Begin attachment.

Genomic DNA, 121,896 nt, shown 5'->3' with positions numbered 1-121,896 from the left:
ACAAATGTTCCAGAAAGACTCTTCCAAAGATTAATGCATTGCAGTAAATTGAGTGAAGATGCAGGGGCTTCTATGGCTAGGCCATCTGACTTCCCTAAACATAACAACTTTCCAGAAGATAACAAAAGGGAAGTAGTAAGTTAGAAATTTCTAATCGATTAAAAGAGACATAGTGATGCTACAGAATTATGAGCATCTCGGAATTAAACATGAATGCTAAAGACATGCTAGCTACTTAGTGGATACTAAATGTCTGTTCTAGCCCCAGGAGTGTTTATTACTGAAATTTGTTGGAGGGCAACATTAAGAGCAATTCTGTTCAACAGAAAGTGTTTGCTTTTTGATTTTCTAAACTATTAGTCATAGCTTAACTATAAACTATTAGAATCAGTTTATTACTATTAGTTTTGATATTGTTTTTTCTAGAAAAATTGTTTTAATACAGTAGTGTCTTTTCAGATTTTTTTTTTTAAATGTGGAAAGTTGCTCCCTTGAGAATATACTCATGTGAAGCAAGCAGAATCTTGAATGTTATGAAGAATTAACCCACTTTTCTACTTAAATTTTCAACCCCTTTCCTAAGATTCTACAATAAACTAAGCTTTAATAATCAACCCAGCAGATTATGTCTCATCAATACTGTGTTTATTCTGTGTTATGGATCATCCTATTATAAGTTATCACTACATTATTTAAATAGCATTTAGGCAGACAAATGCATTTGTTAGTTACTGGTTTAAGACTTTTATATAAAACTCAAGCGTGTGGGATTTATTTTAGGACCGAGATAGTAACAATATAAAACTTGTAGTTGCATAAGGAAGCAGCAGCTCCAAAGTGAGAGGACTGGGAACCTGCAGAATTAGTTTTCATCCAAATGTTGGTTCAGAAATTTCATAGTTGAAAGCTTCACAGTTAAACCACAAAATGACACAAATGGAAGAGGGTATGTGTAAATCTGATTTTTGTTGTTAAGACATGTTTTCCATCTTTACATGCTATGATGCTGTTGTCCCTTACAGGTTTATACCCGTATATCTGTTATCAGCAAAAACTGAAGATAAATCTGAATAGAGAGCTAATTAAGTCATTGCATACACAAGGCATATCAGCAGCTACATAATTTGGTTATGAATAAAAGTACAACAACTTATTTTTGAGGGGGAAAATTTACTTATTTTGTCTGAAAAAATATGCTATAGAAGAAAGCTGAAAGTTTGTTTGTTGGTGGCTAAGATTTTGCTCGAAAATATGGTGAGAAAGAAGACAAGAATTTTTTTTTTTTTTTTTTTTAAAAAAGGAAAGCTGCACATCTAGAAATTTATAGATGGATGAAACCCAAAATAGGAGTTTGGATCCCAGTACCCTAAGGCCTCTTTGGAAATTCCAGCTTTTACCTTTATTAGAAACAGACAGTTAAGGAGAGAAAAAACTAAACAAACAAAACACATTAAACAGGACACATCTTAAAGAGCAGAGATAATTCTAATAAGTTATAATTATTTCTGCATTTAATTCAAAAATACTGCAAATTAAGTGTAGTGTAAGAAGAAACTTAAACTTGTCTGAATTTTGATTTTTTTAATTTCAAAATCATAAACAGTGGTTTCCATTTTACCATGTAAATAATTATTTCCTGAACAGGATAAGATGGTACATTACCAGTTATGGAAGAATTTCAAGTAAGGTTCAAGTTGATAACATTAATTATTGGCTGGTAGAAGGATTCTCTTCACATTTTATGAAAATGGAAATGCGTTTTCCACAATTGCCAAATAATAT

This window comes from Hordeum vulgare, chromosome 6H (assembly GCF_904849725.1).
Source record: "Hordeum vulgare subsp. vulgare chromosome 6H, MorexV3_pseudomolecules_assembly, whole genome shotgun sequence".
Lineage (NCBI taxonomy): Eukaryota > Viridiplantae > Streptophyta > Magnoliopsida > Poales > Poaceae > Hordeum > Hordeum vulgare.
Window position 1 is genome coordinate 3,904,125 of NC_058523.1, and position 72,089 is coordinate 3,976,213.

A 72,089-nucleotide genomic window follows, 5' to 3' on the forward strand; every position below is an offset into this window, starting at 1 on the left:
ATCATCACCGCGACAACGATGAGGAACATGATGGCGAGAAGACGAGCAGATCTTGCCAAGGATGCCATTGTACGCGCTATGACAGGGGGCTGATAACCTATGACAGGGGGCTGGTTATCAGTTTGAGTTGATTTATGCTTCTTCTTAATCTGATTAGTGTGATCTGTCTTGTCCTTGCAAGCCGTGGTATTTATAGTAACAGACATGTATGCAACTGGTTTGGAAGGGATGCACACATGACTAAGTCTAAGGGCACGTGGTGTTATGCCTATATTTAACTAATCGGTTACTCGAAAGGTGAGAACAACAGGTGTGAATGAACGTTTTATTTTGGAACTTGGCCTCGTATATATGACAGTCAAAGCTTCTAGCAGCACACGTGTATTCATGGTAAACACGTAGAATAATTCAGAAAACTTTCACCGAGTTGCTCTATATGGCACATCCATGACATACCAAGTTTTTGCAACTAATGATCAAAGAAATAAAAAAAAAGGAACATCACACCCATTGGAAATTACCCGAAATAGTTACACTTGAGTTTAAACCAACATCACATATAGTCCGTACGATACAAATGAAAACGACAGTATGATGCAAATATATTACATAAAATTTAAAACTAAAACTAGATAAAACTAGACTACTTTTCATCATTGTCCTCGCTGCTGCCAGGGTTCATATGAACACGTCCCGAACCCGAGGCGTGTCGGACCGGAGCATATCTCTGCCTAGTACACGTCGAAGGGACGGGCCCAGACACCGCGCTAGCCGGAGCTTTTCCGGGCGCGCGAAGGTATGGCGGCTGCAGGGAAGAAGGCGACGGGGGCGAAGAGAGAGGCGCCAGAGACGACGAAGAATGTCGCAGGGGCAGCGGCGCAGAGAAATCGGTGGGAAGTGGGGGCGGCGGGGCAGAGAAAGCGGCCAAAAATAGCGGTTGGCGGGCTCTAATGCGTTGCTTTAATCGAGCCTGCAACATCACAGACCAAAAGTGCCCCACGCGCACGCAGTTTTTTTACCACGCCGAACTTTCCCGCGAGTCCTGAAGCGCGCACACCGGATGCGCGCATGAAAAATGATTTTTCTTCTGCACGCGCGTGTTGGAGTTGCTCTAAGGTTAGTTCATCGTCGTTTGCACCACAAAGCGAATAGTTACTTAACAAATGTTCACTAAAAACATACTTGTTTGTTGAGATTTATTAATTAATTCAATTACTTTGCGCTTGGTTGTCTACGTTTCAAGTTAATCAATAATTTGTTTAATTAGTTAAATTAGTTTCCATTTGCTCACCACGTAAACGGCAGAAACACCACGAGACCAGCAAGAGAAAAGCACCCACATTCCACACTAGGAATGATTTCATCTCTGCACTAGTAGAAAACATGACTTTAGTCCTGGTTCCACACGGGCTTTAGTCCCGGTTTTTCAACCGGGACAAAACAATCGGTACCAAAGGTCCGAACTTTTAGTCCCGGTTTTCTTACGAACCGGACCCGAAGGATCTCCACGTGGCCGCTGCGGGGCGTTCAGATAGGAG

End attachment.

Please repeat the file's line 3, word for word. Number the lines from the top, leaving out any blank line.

This window comes from Hordeum vulgare, chromosome 6H (assembly GCF_904849725.1).